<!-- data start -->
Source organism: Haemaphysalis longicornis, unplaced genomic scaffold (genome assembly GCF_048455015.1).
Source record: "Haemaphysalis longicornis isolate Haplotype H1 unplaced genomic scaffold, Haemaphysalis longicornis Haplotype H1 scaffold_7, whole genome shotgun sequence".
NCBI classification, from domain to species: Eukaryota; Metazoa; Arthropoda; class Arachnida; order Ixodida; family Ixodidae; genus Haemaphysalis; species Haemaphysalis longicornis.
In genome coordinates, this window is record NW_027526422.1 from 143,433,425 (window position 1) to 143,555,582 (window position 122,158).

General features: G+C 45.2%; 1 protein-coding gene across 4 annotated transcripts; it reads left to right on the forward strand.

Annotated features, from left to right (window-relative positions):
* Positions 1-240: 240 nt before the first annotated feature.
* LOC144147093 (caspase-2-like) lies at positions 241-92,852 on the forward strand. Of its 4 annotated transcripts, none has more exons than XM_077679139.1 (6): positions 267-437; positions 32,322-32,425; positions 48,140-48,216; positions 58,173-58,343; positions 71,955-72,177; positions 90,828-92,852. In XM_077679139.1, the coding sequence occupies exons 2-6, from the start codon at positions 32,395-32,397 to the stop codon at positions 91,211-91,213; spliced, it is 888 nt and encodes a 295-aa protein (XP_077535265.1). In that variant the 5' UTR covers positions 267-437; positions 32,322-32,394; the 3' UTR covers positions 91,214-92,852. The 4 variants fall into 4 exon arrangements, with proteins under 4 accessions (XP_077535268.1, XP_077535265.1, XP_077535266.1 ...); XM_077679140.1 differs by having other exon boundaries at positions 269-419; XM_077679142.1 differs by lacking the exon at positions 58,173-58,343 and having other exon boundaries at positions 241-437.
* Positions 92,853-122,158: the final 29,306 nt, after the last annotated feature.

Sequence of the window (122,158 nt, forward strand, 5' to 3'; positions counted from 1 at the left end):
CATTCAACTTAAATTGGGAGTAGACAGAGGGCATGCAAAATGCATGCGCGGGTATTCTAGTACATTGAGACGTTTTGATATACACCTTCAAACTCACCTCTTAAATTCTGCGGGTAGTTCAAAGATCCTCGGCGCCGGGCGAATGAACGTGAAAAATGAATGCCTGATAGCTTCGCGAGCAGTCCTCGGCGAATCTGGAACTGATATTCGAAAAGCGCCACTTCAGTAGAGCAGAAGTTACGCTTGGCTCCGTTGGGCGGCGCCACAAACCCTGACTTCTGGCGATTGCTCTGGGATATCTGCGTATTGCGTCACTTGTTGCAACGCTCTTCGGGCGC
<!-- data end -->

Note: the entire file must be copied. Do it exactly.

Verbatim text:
Source organism: Haemaphysalis longicornis, unplaced genomic scaffold (genome assembly GCF_048455015.1).
Source record: "Haemaphysalis longicornis isolate Haplotype H1 unplaced genomic scaffold, Haemaphysalis longicornis Haplotype H1 scaffold_7, whole genome shotgun sequence".
NCBI classification, from domain to species: Eukaryota; Metazoa; Arthropoda; class Arachnida; order Ixodida; family Ixodidae; genus Haemaphysalis; species Haemaphysalis longicornis.
In genome coordinates, this window is record NW_027526422.1 from 143,433,425 (window position 1) to 143,555,582 (window position 122,158).

General features: G+C 45.2%; 1 protein-coding gene across 4 annotated transcripts; it reads left to right on the forward strand.

Annotated features, from left to right (window-relative positions):
* Positions 1-240: 240 nt before the first annotated feature.
* LOC144147093 (caspase-2-like) lies at positions 241-92,852 on the forward strand. Of its 4 annotated transcripts, none has more exons than XM_077679139.1 (6): positions 267-437; positions 32,322-32,425; positions 48,140-48,216; positions 58,173-58,343; positions 71,955-72,177; positions 90,828-92,852. In XM_077679139.1, the coding sequence occupies exons 2-6, from the start codon at positions 32,395-32,397 to the stop codon at positions 91,211-91,213; spliced, it is 888 nt and encodes a 295-aa protein (XP_077535265.1). In that variant the 5' UTR covers positions 267-437; positions 32,322-32,394; the 3' UTR covers positions 91,214-92,852. The 4 variants fall into 4 exon arrangements, with proteins under 4 accessions (XP_077535268.1, XP_077535265.1, XP_077535266.1 ...); XM_077679140.1 differs by having other exon boundaries at positions 269-419; XM_077679142.1 differs by lacking the exon at positions 58,173-58,343 and having other exon boundaries at positions 241-437.
* Positions 92,853-122,158: the final 29,306 nt, after the last annotated feature.

Sequence of the window (122,158 nt, forward strand, 5' to 3'; positions counted from 1 at the left end):
CATTCAACTTAAATTGGGAGTAGACAGAGGGCATGCAAAATGCATGCGCGGGTATTCTAGTACATTGAGACGTTTTGATATACACCTTCAAACTCACCTCTTAAATTCTGCGGGTAGTTCAAAGATCCTCGGCGCCGGGCGAATGAACGTGAAAAATGAATGCCTGATAGCTTCGCGAGCAGTCCTCGGCGAATCTGGAACTGATATTCGAAAAGCGCCACTTCAGTAGAGCAGAAGTTACGCTTGGCTCCGTTGGGCGGCGCCACAAACCCTGACTTCTGGCGATTGCTCTGGGATATCTGCGTATTGCGTCACTTGTTGCAACGCTCTTCGGGCGC